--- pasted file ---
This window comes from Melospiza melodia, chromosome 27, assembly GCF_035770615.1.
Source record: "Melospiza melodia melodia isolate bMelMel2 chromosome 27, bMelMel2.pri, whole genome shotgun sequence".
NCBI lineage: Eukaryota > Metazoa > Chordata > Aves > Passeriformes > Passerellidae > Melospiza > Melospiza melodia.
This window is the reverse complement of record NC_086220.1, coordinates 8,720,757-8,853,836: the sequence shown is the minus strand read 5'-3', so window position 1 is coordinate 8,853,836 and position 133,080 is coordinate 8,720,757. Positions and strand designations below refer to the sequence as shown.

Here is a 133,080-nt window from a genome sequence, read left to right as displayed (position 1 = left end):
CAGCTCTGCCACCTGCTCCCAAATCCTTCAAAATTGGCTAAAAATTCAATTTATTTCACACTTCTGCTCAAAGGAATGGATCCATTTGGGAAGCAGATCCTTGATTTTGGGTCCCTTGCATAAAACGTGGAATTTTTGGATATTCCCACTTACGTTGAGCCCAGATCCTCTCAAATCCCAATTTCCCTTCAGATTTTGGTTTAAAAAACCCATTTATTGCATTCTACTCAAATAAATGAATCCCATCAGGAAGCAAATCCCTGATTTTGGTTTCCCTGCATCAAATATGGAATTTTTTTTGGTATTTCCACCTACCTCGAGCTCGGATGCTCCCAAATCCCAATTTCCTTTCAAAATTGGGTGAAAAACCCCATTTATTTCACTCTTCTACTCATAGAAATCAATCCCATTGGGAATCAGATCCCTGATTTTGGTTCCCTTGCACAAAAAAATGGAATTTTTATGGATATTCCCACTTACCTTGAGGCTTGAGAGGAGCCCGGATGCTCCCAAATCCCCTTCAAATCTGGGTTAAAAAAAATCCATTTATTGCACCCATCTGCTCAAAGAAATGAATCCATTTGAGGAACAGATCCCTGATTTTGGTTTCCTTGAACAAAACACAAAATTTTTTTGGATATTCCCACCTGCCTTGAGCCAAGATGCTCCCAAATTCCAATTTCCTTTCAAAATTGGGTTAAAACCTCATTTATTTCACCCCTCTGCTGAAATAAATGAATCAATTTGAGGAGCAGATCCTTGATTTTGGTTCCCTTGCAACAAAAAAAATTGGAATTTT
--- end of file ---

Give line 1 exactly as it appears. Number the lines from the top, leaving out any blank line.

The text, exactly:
This window comes from Melospiza melodia, chromosome 27, assembly GCF_035770615.1.